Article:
Famous Last Words have been the object of fascination ever since famous people started uttering them. Caesar said “And you, Brutus?” Oscar Wilde made the joke about the ugly curtains.
To the disappointment of the many who held Kurt Vonnegut in similar esteem, the writer was robbed of any significant last words when he lay unconscious after a sudden fall until his death on April 11, 2007.
For newspapers and magazines of a certain stripe, Last Interviews are the next-best thing.The Chicago-based political magazine In These Times, to which Vonnegut was a frequent contributor, published one of them; another was printed in the June issue of an in-flight magazine published by US Airways. A public radio show called The Infinite Mind presented a third in the virtual-reality world of Second Life.
Which of these is the real last interview? None of them, as it turns out.
Vonnegut and host John Hockenberry of The Infinite Mind appeared as animated characters and broadcast their conversation live into the virtual universe in August 2006. The interview was aired again on the radio show the following October, about six months before Vonnegut’s death.
In a July 9 phone interview, Mr. Hockenberry told The Observer that he and Vonnegut were “old pals” and that he had appeared on Infinite Mind before; producers who reposted a link to the interview online after Vonnegut’s death labeled this one “his last interview for the Infinite Mind.”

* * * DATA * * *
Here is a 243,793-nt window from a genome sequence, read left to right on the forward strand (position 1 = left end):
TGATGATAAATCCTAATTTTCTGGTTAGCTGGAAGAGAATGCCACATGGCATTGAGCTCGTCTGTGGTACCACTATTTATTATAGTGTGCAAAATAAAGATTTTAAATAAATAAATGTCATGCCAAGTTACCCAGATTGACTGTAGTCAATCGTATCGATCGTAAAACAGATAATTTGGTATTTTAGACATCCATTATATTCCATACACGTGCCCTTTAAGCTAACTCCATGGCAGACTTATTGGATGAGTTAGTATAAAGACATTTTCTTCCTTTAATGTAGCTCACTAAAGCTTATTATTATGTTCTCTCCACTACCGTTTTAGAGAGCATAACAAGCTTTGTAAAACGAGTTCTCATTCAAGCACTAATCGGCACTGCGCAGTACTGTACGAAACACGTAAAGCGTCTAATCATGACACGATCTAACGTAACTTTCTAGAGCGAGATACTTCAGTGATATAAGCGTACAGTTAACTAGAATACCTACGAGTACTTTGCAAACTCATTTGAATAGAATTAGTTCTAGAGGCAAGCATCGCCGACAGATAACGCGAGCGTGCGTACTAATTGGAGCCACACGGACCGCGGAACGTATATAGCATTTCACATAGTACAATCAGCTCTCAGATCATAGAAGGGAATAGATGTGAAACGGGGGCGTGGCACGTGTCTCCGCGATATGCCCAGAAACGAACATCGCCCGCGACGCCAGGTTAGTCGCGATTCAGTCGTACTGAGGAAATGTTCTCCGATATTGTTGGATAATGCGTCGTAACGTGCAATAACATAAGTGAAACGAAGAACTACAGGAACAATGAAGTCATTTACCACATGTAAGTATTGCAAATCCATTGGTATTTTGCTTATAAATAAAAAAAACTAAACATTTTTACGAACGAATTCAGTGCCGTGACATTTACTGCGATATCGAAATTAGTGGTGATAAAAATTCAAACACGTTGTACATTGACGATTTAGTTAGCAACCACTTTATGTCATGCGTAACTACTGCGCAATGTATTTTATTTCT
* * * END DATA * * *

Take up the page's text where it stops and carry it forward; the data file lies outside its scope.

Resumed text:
Overzealous linkers itching for the author’s last words were apparently confused by the phrasing, and as a result, it is referred to in a few places on the Web as Vonnegut’s last interview ever.
With Infinite Mind thus out of the running, literary historians are left with a face-off between J. Rentilly, who conducted the US Airways interview, and Heather Augustyn, who did the one for In These Times.
Both of their pieces were presented as straight Q.&A.’s—Mr. Rentilly’s ran in the magazine’s “Verbatim” department—and neither of them, naturally, knew that their conversations with Vonnegut were going to be among his last interviews with a journalist.
Ms. Augustyn spoke to Vonnegut for a piece she was working on for the Times of Northwest Indiana, anticipating a speech the writer was scheduled to give in Indianapolis in late April (The speech, which ended up being delivered by his son Mark, was supposed to be a crown jewel of the city’s yearlong celebration of Vonnegut’s work.)
When Ms. Augustyn reached Vonnegut by phone on February 28, she only had time to ask a few questions before he told her, eight minutes in, that he was feeling too sick to continue.
“During the conversation, he was really coughing a lot,” Ms. Augustyn recalled. “He’d say, ‘I’m sorry, excuse me, give me a minute.’ But at the end of the conversation he said, ‘I’m not well, I have to go, do you have what you need?’”
Ms. Augustyn planned to get more material in person at the Indianapolis lecture, but when Vonnegut died, she decided to pitch what she had as a direct transcript to In These Times because she knew the magazine was so close to Vonnegut’s heart.